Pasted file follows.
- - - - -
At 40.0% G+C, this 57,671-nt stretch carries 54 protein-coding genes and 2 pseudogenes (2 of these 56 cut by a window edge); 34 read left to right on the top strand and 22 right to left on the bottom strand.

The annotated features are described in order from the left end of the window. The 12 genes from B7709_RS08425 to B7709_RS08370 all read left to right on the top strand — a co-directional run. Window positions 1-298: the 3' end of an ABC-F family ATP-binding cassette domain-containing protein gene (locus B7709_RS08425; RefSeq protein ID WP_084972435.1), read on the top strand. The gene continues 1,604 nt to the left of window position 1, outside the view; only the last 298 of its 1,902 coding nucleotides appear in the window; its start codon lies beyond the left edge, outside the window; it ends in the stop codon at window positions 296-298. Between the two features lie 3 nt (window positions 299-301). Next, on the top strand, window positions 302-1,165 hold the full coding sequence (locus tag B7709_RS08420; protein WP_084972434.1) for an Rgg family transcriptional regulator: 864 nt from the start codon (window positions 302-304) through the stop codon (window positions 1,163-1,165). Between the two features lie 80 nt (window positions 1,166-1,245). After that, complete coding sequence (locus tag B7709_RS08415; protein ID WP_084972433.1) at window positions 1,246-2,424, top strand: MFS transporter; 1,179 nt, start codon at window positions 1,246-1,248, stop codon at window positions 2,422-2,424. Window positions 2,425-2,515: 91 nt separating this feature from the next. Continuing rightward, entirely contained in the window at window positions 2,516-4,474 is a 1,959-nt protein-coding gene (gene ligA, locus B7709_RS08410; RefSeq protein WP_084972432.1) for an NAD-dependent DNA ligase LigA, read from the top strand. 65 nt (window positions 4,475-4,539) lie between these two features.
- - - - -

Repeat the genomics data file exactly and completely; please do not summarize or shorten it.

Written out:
At 40.0% G+C, this 57,671-nt stretch carries 54 protein-coding genes and 2 pseudogenes (2 of these 56 cut by a window edge); 34 read left to right on the top strand and 22 right to left on the bottom strand.

The annotated features are described in order from the left end of the window. The 12 genes from B7709_RS08425 to B7709_RS08370 all read left to right on the top strand — a co-directional run. Window positions 1-298: the 3' end of an ABC-F family ATP-binding cassette domain-containing protein gene (locus B7709_RS08425; RefSeq protein ID WP_084972435.1), read on the top strand. The gene continues 1,604 nt to the left of window position 1, outside the view; only the last 298 of its 1,902 coding nucleotides appear in the window; its start codon lies beyond the left edge, outside the window; it ends in the stop codon at window positions 296-298. Between the two features lie 3 nt (window positions 299-301). Next, on the top strand, window positions 302-1,165 hold the full coding sequence (locus tag B7709_RS08420; protein WP_084972434.1) for an Rgg family transcriptional regulator: 864 nt from the start codon (window positions 302-304) through the stop codon (window positions 1,163-1,165). Between the two features lie 80 nt (window positions 1,166-1,245). After that, complete coding sequence (locus tag B7709_RS08415; protein ID WP_084972433.1) at window positions 1,246-2,424, top strand: MFS transporter; 1,179 nt, start codon at window positions 1,246-1,248, stop codon at window positions 2,422-2,424. Window positions 2,425-2,515: 91 nt separating this feature from the next. Continuing rightward, entirely contained in the window at window positions 2,516-4,474 is a 1,959-nt protein-coding gene (gene ligA, locus B7709_RS08410; RefSeq protein WP_084972432.1) for an NAD-dependent DNA ligase LigA, read from the top strand. 65 nt (window positions 4,475-4,539) lie between these two features.